Part 2 -

The blade types and combinations

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Bending the two arms of the spinnerbait to bring the spinner closer to the hook/skirt/head will allow a faster retrieve without the spinnerbait spinning around.

Spinnerbait opened

The connection may slip up towards the spinner during the fight and pull apart the arms like in this case. The wire needs to be bent back into the proper angles.

Spinnerbait with round bullet head

A bullet head shaped spinnerbait.

Spinnerbait with vertically flat and thin head

These two spinnerbait heads have a very flat and thin head, great for speed and depth and probing weedy areas.

Spinnerbait with vertically flat and thin head

Slightly bulbous spinnerbait head

A slim head, but yet has a little bulge to the sides, a compromise between a broad head and a streamlined flat head


Spinnerbaits in Depth

Part 1 - The Head designs


By Christopher S.G. Tan

Let us examine the spinnerbait head. The weight of the weighted head to some extent will determine the depth the spinnerbait runs at. Therefore a very heavy head will keep the spinnerbait running deep and a light head will be good for skimming over shallow weed beds. However the weight of the head needs to balance with the blade used.

Too light a spinnerbait head and an oversized spinner blade will cause the spinnerbait to roll round and round during the retrieve instead of tracking steadily upright. To prevent the spinnerbait from rotating laterally, the speed of the retrieve would need to be slowed down.

There are a few ways of reducing this rotation around the tow point. If the angle between the two wire arms is too open, bend them to a smaller angle, bringing the spinner and the head/skirt closer to each other. You will find that you can increase the retrieve speed a little. Often after hooking up a fish, both the arms may have been opened a little and this accounts for the change in behaviour of the spinnerbait. Bending back the two arms to the correct angle will solve this change in behaviour.

Some spinnerbaits are designed for a deep retrieve and have very heavy heads. They cast like a bomb and sink fast and stay deep on the retrieve. They can be cranked in fast and will still track steadily upright. The downside to the heavy head spinnerbaits is that they are not good for working shallow areas or to manipulate through snaggy areas as they may quickly snag on the drop.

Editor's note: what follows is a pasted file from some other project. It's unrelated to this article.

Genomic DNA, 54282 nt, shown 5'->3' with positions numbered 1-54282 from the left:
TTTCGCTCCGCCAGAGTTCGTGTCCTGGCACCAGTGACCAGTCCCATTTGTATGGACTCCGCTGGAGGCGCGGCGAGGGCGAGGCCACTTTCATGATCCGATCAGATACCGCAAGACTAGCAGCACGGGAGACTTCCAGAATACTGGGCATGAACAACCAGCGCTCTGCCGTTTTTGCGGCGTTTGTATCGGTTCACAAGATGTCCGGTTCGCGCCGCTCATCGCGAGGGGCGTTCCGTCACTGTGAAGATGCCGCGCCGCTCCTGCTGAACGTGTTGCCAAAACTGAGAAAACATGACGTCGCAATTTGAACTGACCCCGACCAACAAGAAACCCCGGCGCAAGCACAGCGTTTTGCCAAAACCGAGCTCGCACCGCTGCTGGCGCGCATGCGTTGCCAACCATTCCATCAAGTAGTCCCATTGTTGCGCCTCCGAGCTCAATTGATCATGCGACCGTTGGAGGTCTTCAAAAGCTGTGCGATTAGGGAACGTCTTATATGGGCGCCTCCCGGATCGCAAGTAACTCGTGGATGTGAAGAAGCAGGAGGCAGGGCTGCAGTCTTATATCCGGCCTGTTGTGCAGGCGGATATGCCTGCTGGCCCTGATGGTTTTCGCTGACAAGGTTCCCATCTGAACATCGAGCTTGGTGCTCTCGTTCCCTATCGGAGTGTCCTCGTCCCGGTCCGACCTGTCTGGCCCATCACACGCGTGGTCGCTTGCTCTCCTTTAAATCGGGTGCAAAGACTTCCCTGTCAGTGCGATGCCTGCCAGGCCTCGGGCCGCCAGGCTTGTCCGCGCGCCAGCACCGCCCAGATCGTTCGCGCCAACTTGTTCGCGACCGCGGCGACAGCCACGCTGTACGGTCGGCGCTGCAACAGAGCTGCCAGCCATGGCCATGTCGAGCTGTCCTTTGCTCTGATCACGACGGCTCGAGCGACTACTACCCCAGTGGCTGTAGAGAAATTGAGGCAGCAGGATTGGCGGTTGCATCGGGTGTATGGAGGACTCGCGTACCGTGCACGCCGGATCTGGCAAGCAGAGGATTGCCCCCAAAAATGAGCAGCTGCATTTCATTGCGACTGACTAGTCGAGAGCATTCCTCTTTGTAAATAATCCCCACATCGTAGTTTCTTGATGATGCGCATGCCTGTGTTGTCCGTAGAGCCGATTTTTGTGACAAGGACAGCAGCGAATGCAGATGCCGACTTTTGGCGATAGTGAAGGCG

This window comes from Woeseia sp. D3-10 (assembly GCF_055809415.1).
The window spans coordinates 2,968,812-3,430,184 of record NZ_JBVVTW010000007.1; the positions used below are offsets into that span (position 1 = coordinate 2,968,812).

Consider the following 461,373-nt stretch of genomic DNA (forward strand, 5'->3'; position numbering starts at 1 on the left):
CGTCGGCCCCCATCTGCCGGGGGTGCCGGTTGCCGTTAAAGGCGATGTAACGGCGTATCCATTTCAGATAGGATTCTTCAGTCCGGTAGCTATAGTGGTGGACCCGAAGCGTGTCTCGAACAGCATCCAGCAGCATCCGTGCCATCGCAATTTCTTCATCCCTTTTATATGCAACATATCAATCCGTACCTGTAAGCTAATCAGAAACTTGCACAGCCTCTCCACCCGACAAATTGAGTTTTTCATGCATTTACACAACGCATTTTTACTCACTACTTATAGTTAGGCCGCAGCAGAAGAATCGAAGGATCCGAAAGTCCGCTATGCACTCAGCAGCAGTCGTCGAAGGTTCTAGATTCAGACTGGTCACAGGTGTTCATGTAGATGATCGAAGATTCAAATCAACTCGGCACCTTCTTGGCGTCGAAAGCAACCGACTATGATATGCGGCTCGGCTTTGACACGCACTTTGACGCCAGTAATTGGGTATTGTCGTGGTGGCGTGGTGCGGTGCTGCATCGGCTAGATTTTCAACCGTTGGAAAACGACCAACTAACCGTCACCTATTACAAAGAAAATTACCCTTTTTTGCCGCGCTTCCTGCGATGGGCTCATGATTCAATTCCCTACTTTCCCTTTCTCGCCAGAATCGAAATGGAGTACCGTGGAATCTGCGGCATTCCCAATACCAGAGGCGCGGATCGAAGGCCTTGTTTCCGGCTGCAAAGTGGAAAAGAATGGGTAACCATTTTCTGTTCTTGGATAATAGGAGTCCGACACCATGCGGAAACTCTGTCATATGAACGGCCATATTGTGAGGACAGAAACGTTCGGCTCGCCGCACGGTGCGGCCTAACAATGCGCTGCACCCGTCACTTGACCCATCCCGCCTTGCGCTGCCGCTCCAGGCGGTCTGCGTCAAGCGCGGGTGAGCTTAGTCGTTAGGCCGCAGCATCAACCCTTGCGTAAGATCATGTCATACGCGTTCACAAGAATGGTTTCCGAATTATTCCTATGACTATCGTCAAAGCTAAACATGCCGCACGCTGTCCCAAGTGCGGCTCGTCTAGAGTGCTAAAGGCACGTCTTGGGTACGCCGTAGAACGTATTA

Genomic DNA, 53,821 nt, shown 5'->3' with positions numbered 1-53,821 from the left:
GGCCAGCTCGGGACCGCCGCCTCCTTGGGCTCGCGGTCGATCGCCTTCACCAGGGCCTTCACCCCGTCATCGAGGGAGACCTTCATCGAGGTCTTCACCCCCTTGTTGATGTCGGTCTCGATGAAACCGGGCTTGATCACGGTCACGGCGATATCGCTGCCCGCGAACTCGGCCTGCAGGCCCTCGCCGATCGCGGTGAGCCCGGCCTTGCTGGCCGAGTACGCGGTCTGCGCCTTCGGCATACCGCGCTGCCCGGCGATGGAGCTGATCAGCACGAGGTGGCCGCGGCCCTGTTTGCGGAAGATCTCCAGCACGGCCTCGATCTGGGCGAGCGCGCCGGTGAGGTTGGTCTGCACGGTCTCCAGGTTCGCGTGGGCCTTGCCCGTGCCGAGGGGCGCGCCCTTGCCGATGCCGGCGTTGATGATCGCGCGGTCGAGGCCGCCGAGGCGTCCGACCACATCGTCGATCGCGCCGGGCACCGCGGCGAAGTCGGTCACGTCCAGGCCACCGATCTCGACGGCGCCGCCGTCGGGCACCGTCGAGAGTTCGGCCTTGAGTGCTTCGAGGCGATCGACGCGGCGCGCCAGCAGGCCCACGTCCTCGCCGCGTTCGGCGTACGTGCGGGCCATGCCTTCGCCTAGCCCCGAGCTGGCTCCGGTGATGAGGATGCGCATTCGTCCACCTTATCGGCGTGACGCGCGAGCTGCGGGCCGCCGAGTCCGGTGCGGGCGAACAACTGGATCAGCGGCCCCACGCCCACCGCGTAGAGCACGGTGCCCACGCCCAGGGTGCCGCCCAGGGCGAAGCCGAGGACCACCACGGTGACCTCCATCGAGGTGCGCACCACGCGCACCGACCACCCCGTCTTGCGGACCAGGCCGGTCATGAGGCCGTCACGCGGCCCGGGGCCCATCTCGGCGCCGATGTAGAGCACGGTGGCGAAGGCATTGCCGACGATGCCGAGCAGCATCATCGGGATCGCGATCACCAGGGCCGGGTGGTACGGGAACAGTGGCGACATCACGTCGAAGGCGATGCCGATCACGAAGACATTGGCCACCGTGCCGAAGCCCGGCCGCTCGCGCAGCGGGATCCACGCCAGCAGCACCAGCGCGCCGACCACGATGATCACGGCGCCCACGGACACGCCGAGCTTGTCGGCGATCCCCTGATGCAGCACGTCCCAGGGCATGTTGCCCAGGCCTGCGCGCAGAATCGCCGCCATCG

20gm spinnerbait with single willowleaf blade

A very heavy spinnerbait as seen by the larger than normal weighted head. This is probably a 20gm spinnerbait.

Ever wonder why the heads of the spinnerbait can be found in many different shapes? There are those that are shaped like a bullet, and then there are those with a very flat vertical profile. On the other extreme, there are those with bulbous jig heads. Then there are those with a wide flat base, when looked from the front, they may look a little triangular.

The spinnerbaits heads that have a streamlined shape: the bullet heads and the flat thin heads, give less resistance and allow the weighted head to counteract the lifting drag created by the revolving blades. Thus these head shapes can take a fast crank when paired with the correct blade size and shape.

Additionally, the flat thin heads are suitable for retrieving among the weeds as the flat thin profile heads slip through the weeds easily. When the head tracks straight and steadily, the hook point is less likely to catch the weeds. Whereas a more bulbous head design, when pulled through weeds, catches the strands more easily, especially when it is pushed sided to side as it “bumps” or “knocks” the strands. This side-to-side movement makes it easier for the hooks and spinner-blade to be entangled in the weed.

The spinnerbait heads with a wide head-on profile have an inherent property of bouncing off the side hard objects as they are slipped past rocks or wood. Wide head spinnerbaits are suited for working along structural laden areas. In theory, by getting deflected off the structure, the hook point gets pushed away from the snag. However in very thick snags, they may actually get “bounced” into another snag and get hooked during the retrieve.

Wide head spinnerbait head
A very broad head spinnerbait, supposedly good for bouncing the hook away from structure.

Those broad bodied profiles that are broader at the bottom and narrower at the top are designed to give stability and prevent it from rolling to the side. Having the bulbous body helps it deflect off structures. This sudden movement can trigger strikes. I have been told that those with a wide flat base allow the spinnerbait to be slowly retrieved along the bottom and even allows it to stop at rest without falling over.

Broad head with flat bottom spinnerbait head

A broad head, with a flat bottom. It can actually sit upright on its own.

There you go, that is a simple overview of why there are spinnerbait heads of different shapes and profiles. Some are better for speed retrieves and searching deep waters or working in currents. Weedy areas require different head shapes than hard structures. Take a moment before selecting a spinnerbait to decide which head design is best suited for the water to be fished.

Part 2 - The blade types and combinations

Back to Spinnerbaits in Depth

Willow leaf and Colorado blade spinnerbaits



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